"Trumbo"

Blacklisted but ebullient
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REVIEW "I have the feeling that if you give most people in the world the choice between enough food for their children and shelter and clothing in return for their freedom of speech, that they will go for the food, the shelter, and the necessities," said Dalton Trumbo, screenwriter of Spartacus (1960), Exodus (1960), Papillon (1973), and a number of other films, including Roman Holiday (1953) and The Brave One (1956), that either were written under an assumed name or (at the time) simply went uncredited. Trumbo and the rest of the "Hollywood 10" — screenwriters and directors who, when suspected of being communists, refused to cooperate with the House Un-American Activities Committee by invoking the First Amendment, not the Fifth, as justification. They were subsequently blacklisted by Hollywood studios. Trumbo director Peter Askin weaves insightful commentary from family, friends, film historians, and actors (Donald Sutherland, Dustin Hoffman, and Kirk Douglas make appearances) with vintage footage of the Academy Award–winning writer, giving us an eloquent portrait of a stubborn but nevertheless admirable man. Although the documentary is ostensibly about the impact the blacklisting had on the screenwriter's life, excerpts from speeches, novels, and letters (read by the likes of Joan Allen, Paul Giamatti, Liam Neeson, David Strathairn, and Michael Douglas) are interspersed throughout the film, showing that Trumbo (who died in 1976 at age 70) had a way of making words dance — and that he was deeply invested in everything he wrote.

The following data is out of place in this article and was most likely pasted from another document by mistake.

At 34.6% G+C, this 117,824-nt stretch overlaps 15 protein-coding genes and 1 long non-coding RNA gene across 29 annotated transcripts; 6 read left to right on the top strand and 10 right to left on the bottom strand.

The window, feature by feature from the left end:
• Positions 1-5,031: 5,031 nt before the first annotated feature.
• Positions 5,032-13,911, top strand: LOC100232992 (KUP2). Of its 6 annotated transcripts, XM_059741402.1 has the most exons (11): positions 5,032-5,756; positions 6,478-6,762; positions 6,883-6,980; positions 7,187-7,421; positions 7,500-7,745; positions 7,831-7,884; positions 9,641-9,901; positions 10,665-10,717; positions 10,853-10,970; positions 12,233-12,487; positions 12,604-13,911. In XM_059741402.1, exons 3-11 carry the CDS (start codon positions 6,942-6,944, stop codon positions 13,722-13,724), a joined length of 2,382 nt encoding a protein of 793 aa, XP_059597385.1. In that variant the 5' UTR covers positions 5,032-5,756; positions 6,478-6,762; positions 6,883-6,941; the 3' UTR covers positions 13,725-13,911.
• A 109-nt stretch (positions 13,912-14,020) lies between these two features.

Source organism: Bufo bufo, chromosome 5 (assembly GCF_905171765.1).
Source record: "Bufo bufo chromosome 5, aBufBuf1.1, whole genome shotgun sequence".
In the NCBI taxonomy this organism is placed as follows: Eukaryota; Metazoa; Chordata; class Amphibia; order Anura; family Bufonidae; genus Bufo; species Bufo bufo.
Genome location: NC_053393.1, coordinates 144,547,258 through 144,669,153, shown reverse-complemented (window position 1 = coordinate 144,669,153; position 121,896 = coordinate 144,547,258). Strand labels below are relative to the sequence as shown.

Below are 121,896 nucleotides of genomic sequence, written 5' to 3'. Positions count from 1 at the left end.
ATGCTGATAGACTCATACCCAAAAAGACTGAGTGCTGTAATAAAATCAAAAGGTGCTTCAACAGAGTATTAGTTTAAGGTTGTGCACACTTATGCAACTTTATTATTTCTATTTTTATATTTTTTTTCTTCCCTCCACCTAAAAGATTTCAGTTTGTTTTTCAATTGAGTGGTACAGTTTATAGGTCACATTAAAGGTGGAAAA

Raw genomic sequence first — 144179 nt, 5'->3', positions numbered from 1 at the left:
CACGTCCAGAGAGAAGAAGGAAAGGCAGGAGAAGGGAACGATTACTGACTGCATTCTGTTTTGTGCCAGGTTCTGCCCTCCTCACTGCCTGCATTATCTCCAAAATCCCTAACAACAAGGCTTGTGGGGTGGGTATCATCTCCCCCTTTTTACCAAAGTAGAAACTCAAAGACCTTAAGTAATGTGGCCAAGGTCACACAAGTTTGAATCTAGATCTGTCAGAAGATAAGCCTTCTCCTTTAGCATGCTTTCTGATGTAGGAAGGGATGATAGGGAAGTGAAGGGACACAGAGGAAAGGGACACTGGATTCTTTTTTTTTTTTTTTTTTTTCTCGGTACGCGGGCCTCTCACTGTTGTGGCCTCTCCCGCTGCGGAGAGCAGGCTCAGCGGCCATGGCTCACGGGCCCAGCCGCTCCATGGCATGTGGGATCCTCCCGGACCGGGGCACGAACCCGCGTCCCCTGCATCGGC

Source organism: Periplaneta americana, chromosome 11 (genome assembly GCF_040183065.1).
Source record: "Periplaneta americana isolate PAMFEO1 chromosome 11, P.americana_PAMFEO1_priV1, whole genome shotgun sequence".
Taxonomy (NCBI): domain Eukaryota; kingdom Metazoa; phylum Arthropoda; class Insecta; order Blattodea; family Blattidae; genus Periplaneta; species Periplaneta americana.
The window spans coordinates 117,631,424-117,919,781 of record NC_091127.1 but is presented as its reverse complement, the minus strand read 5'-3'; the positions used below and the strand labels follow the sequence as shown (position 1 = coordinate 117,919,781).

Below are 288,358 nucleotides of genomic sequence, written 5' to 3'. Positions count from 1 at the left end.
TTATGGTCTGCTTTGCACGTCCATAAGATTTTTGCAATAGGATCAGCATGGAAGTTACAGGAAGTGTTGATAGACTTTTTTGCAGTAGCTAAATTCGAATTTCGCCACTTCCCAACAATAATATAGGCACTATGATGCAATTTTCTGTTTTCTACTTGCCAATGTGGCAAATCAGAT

TRUMBO opens Fri/15 in Bay Area theaters.

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